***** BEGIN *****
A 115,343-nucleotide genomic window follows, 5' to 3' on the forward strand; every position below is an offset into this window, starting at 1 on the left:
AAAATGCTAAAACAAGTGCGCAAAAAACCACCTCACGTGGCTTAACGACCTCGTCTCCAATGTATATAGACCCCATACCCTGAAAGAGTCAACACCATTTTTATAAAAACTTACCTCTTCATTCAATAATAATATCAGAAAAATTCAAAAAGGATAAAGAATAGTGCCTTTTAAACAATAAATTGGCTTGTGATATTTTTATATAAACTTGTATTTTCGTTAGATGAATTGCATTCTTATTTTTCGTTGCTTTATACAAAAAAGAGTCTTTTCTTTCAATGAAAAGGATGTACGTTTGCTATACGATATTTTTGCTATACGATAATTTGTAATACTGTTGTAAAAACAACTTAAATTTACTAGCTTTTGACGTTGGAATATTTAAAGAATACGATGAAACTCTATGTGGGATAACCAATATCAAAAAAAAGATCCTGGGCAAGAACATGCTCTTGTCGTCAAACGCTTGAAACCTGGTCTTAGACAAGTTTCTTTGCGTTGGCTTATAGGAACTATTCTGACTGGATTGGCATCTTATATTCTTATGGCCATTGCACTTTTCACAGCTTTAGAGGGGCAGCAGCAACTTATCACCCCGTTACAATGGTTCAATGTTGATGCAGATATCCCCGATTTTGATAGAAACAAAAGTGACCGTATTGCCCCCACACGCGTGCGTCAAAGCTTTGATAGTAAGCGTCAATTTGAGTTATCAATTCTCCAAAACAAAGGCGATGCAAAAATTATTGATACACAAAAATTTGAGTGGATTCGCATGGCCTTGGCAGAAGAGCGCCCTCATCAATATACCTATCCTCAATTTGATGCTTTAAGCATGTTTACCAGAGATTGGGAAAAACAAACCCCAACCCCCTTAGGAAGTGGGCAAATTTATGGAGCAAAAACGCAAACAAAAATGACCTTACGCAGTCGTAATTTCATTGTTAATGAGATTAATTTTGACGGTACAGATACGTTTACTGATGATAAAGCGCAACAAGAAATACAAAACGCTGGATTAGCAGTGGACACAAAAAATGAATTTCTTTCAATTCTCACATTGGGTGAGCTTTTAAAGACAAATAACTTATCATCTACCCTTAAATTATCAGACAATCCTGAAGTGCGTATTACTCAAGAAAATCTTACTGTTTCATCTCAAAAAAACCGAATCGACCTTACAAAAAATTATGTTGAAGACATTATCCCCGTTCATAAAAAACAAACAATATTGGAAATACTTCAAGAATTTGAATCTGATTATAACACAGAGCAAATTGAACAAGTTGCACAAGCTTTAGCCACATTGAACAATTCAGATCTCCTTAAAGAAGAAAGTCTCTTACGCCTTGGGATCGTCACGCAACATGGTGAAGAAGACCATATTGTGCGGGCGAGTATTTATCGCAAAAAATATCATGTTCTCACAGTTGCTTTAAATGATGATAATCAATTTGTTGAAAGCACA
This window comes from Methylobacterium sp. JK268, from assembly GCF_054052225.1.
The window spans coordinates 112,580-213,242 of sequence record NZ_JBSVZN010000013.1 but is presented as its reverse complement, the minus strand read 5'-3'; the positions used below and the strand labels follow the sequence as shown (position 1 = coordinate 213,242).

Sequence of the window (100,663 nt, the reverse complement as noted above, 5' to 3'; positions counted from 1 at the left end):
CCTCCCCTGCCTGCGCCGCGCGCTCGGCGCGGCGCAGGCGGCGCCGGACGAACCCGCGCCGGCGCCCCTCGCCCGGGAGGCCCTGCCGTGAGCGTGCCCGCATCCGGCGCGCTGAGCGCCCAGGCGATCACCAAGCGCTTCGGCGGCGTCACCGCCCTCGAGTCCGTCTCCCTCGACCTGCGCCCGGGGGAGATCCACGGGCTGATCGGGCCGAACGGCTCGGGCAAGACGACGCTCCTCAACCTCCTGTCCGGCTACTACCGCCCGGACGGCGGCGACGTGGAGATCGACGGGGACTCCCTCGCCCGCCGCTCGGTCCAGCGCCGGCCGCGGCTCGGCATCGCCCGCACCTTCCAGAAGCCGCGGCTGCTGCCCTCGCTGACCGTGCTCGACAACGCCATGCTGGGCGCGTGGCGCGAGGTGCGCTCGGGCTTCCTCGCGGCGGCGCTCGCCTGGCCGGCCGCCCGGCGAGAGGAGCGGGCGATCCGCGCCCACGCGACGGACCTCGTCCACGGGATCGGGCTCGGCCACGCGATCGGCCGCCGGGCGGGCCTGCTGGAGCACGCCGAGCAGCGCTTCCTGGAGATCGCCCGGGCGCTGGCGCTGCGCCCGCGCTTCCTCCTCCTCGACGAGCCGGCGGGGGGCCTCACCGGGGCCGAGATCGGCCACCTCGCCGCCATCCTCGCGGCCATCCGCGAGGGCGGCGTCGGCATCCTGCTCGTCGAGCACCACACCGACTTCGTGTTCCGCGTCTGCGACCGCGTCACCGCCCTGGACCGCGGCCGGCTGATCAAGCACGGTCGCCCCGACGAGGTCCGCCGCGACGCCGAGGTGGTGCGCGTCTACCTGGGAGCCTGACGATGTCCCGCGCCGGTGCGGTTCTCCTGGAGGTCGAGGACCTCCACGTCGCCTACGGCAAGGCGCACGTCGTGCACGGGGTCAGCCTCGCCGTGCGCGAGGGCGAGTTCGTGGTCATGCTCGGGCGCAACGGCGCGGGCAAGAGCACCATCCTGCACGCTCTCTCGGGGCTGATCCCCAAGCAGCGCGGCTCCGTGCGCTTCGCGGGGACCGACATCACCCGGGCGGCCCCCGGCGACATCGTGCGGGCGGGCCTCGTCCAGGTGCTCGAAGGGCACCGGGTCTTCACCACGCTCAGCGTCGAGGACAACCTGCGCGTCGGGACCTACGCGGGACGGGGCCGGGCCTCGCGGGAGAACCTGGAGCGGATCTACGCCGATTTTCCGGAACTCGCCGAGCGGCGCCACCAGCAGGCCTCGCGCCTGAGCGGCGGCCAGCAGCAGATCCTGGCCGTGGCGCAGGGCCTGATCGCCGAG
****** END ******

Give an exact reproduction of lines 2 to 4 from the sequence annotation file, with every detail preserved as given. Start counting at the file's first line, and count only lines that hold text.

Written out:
AAAATGCTAAAACAAGTGCGCAAAAAACCACCTCACGTGGCTTAACGACCTCGTCTCCAATGTATATAGACCCCATACCCTGAAAGAGTCAACACCATTTTTATAAAAACTTACCTCTTCATTCAATAATAATATCAGAAAAATTCAAAAAGGATAAAGAATAGTGCCTTTTAAACAATAAATTGGCTTGTGATATTTTTATATAAACTTGTATTTTCGTTAGATGAATTGCATTCTTATTTTTCGTTGCTTTATACAAAAAAGAGTCTTTTCTTTCAATGAAAAGGATGTACGTTTGCTATACGATATTTTTGCTATACGATAATTTGTAATACTGTTGTAAAAACAACTTAAATTTACTAGCTTTTGACGTTGGAATATTTAAAGAATACGATGAAACTCTATGTGGGATAACCAATATCAAAAAAAAGATCCTGGGCAAGAACATGCTCTTGTCGTCAAACGCTTGAAACCTGGTCTTAGACAAGTTTCTTTGCGTTGGCTTATAGGAACTATTCTGACTGGATTGGCATCTTATATTCTTATGGCCATTGCACTTTTCACAGCTTTAGAGGGGCAGCAGCAACTTATCACCCCGTTACAATGGTTCAATGTTGATGCAGATATCCCCGATTTTGATAGAAACAAAAGTGACCGTATTGCCCCCACACGCGTGCGTCAAAGCTTTGATAGTAAGCGTCAATTTGAGTTATCAATTCTCCAAAACAAAGGCGATGCAAAAATTATTGATACACAAAAATTTGAGTGGATTCGCATGGCCTTGGCAGAAGAGCGCCCTCATCAATATACCTATCCTCAATTTGATGCTTTAAGCATGTTTACCAGAGATTGGGAAAAACAAACCCCAACCCCCTTAGGAAGTGGGCAAATTTATGGAGCAAAAACGCAAACAAAAATGACCTTACGCAGTCGTAATTTCATTGTTAATGAGATTAATTTTGACGGTACAGATACGTTTACTGATGATAAAGCGCAACAAGAAATACAAAACGCTGGATTAGCAGTGGACACAAAAAATGAATTTCTTTCAATTCTCACATTGGGTGAGCTTTTAAAGACAAATAACTTATCATCTACCCTTAAATTATCAGACAATCCTGAAGTGCGTATTACTCAAGAAAATCTTACTGTTTCATCTCAAAAAAACCGAATCGACCTTACAAAAAATTATGTTGAAGACATTATCCCCGTTCATAAAAAACAAACAATATTGGAAATACTTCAAGAATTTGAATCTGATTATAACACAGAGCAAATTGAACAAGTTGCACAAGCTTTAGCCACATTGAACAATTCAGATCTCCTTAAAGAAGAAAGTCTCTTACGCCTTGGGATCGTCACGCAACATGGTGAAGAAGACCATATTGTGCGGGCGAGTATTTATCGCAAAAAATATCATGTTCTCACAGTTGCTTTAAATGATGATAATCAATTTGTTGAAAGCACA
This window comes from Methylobacterium sp. JK268, from assembly GCF_054052225.1.
The window spans coordinates 112,580-213,242 of sequence record NZ_JBSVZN010000013.1 but is presented as its reverse complement, the minus strand read 5'-3'; the positions used below and the strand labels follow the sequence as shown (position 1 = coordinate 213,242).